(Originally posted at Absolution Mediation)

Recently I read an article/blog questioning "How Powerful is an Apology?" We all like to think that when we receive or give an apology, that some sort of healing takes place.  In this study by a Dutch Psychologist, David De Cremer found that people over-estimated the value of an apology.  In other words, the apology did not meet the expectations of those who was receiving the apology.

We see apologies all the time.  Here are two examples; David Letterman and Tiger Woods.  I chose these two apologies because they are very different.  Partly because of their occupation but also because of the way they were received by the rest of the world.

Wood's apology was delayed (after much denial at that), his apology was very formal, and there was not much emotion in it.  Letterman's apology was prompt, transparent, and full of emotion.  If you watch both, they have similar content, but very different presentation.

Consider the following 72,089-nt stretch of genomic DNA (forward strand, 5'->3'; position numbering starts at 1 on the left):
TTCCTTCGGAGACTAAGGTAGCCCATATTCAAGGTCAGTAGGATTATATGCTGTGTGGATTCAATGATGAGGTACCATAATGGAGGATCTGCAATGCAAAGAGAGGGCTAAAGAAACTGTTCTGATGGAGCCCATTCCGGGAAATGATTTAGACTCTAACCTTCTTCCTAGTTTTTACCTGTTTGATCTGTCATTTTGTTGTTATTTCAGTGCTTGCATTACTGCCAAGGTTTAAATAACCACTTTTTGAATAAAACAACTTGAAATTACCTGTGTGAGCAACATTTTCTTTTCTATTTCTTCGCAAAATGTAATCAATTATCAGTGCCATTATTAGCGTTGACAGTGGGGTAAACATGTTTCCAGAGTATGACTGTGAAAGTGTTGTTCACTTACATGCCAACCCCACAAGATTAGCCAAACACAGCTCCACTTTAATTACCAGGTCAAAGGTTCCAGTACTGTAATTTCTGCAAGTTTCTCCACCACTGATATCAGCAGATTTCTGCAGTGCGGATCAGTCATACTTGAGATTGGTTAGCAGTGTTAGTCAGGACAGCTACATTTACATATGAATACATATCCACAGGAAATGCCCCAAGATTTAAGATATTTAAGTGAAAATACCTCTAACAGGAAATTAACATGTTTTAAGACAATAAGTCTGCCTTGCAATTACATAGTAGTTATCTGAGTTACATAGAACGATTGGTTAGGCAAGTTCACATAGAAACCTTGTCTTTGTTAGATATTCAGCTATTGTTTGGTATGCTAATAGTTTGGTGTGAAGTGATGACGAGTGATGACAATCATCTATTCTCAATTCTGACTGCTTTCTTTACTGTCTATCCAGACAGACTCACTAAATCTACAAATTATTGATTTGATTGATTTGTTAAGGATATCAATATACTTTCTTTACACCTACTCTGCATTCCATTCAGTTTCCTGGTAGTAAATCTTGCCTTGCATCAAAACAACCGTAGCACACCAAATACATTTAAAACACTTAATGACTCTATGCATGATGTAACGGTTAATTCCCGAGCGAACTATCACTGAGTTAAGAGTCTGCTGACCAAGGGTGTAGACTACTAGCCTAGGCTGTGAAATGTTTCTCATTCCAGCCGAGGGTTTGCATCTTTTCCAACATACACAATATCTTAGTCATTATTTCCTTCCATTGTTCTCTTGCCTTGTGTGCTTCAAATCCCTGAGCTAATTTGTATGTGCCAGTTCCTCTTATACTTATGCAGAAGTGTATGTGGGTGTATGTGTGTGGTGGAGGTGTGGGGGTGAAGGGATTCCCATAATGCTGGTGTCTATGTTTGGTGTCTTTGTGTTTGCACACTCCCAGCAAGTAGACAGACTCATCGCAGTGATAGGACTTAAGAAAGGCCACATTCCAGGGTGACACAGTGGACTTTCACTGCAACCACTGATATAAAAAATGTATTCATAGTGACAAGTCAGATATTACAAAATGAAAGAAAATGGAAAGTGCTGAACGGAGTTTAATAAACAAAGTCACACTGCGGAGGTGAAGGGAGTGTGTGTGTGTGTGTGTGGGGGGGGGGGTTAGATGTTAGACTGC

In my line of work I see a lot of apologies.  I also see a lot of situations that should have an apology, but there is no apology.  Apologies can be powerful if they are heartfelt, but can be detrimental if there is no meaning behind it.

Apologies can be a powerful tool to both restore a relationship as well as move on with life from a broken relationship.

What is important to you in an apology?  What things are you looking for in an apology?  Leave your comments below!
Image credit: Stefan Bucher

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